Technically, the US has been out of a recession since June 2009. However, many Americans think we are still in recession. In a NBC/Wall Street Journal poll from March, 57% of those surveyed thought the economy was still in recession despite it having ended five years ago. At least that is better than the ABC/Washington Post poll from December 2013 where 80% of respondents thought we were still in a recession.
A report recently released by the Federal Reserve on economic well-being in the US echoes that sentiment, reflecting a strange mix of optimism and pessimism. The report covers survey results based in September, so the results are lagging – yet still relevant.
Over 60% of the respondents in the Fed’s report said they were “living comfortably” or “doing okay”. That corresponds roughly to the 64% of people that reported that they were about the same financially, somewhat better off, or much better off than five years prior. A little over half of the respondents are putting some part of their income away for savings. 21% of respondents expect their income to go up and another 61% expect it to stay the same.
These don’t sound like responses from a recession. Why do people continue to think that we are in one?
Part of the issue may be relentless news coverage looking for sensational bad news, but another part may be more subtle and fundamental. Wage growth is stagnant, people’s safety nets have been damaged, and they are uncertain about the future. Consider these other observations from the report:
- Homes – 65% of homeowners believed their home was worth more (45%) or the same (20%) five years ago compared to the present.
- Medical – 43% of people could not afford the out-of-pocket costs for any major medical expense, and 34% had skipped some form of medical care in the past year because they could not pay for it. These results were taken before the ObamaCare rollout and implementation, but it is safe to say that uncertainty was high.
- Savings – 57% of respondents used up at least some of their savings to get through the recession, and only 48% said they could cover a $400 emergency expense without borrowing money or selling something.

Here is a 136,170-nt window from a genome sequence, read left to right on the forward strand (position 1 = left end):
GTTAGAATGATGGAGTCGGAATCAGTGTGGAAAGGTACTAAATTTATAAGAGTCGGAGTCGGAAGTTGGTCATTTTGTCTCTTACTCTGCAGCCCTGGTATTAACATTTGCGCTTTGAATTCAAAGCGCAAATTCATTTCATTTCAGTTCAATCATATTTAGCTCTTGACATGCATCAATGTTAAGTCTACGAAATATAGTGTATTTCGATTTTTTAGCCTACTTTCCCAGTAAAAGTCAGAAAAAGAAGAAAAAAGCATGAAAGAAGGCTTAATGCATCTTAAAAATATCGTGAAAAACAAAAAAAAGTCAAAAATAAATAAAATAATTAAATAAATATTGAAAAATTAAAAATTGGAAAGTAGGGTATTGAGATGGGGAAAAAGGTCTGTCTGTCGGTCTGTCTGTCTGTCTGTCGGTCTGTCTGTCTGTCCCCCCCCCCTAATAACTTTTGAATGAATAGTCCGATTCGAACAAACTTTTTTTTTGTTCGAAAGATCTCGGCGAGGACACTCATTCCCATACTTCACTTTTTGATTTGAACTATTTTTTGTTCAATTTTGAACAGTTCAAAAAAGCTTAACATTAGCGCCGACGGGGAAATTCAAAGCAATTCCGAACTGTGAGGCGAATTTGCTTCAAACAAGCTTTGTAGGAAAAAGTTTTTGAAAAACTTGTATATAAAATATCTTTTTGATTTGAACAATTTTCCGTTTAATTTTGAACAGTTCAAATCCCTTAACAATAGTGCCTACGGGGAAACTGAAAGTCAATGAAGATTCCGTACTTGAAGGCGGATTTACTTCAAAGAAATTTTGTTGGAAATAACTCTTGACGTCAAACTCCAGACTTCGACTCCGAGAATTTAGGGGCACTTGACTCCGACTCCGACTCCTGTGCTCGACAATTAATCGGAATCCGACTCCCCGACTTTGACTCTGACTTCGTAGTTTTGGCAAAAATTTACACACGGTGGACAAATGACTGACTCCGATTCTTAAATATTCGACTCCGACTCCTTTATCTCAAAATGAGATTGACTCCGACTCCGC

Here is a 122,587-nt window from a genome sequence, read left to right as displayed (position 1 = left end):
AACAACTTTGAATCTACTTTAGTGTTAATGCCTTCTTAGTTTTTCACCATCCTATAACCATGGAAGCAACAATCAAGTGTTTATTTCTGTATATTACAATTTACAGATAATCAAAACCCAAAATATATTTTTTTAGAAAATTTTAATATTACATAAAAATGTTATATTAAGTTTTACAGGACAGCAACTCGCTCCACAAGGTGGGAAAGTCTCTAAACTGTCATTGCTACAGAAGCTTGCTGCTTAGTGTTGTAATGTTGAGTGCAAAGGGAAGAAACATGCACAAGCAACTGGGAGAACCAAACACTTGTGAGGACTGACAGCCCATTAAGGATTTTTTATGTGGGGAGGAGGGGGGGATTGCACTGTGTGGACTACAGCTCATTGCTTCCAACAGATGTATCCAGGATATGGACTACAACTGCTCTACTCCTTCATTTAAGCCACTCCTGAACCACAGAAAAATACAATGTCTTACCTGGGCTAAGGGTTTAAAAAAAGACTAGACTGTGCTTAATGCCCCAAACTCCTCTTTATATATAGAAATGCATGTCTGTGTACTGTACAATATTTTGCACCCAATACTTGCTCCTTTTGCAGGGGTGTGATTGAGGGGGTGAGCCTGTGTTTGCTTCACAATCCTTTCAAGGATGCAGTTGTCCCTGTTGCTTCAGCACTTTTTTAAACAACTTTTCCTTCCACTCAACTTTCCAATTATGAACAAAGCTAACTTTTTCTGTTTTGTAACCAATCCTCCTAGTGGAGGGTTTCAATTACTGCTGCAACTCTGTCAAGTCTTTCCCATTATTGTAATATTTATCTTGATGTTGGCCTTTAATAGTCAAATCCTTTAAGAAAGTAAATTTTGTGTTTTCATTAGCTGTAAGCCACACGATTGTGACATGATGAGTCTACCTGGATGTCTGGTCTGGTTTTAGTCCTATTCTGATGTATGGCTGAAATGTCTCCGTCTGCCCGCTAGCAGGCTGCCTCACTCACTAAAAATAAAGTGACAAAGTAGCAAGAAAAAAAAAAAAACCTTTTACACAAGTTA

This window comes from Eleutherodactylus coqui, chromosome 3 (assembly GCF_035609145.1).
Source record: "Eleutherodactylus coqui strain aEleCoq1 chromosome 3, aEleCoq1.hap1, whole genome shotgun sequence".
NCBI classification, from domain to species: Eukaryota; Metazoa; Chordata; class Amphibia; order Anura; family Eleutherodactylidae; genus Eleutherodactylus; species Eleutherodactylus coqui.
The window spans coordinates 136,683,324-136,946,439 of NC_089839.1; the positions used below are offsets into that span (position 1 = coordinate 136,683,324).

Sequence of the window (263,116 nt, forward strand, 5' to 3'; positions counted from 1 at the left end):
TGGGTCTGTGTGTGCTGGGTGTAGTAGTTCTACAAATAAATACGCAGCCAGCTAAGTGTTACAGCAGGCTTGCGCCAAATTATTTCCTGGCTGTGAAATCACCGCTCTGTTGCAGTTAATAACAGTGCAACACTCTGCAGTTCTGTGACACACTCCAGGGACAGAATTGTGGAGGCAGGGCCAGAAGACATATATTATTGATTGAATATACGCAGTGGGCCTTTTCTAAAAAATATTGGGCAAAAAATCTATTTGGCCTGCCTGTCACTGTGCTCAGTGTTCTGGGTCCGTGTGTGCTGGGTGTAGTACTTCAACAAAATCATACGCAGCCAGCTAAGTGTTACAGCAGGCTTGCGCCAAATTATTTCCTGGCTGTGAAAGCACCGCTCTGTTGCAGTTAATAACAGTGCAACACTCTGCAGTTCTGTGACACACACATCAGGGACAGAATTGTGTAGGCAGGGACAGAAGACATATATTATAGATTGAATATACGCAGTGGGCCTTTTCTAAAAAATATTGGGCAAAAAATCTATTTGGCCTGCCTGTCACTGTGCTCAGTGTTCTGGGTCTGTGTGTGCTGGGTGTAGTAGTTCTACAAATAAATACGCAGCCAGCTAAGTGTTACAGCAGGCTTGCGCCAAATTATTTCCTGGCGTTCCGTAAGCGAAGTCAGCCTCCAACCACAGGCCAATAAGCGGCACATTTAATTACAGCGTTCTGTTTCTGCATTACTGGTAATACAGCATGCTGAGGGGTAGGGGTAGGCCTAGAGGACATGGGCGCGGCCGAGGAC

- Retirement – 40% of respondents aged 45 and older who had not retired yet planned to delay their retirement date due to the recession. Only 18% expect to stop working altogether upon retirement.
- Credit/Debt – Almost ¼ of the respondents had education debt, with an average of $27,840. Credit availability is perceived to be low, with close to half of the respondents not confident that they could qualify for a mortgage.
While the stock market reaches new highs, its growth remains highly concentrated among the affluent. It is true that 88 million Americans have 401(k) accounts today (source: American Benefits Council), and that 61% of aggregate 401(k) assets are invested in stocks. However, for most of the 145 million adult Americans who lack such accounts, stock market gains remain out of reach. Far too many of these Americans are saddled with crushing debt load and live paycheck to paycheck, thus feeding the assumption of recession.
Pardon the overused cliché, but the growth that has pulled us out of recession is located more in Wall Street than in Main Street. This disconnect makes people feel as though we are in recession, even though that has not been the case for over five years now.
For the economy to take off and make everyone truly feel that the recession is over, the increases in new jobs and wages for existing jobs must rise enough that ordinary Americans are comfortable spending again. This dovetails with the Fed’s philosophy of holding interest rates low until more job slack has been removed and wages start to rise.
As our growth slowly picks up speed, eventually jobs numbers will hit a turning point, wages will rise, the Fed will raise interest rates and stocks will fade for a time. It will be Main Street’s turn over Wall Street until consumer spending drives stocks back up again. At that point, people will finally agree that the recession is over.
However, we are probably at least a year away from that point, and maybe longer if world turbulence spills over into the economy. Stocks may keep correcting for a bit, but you are probably better off to stick with them well into 2015.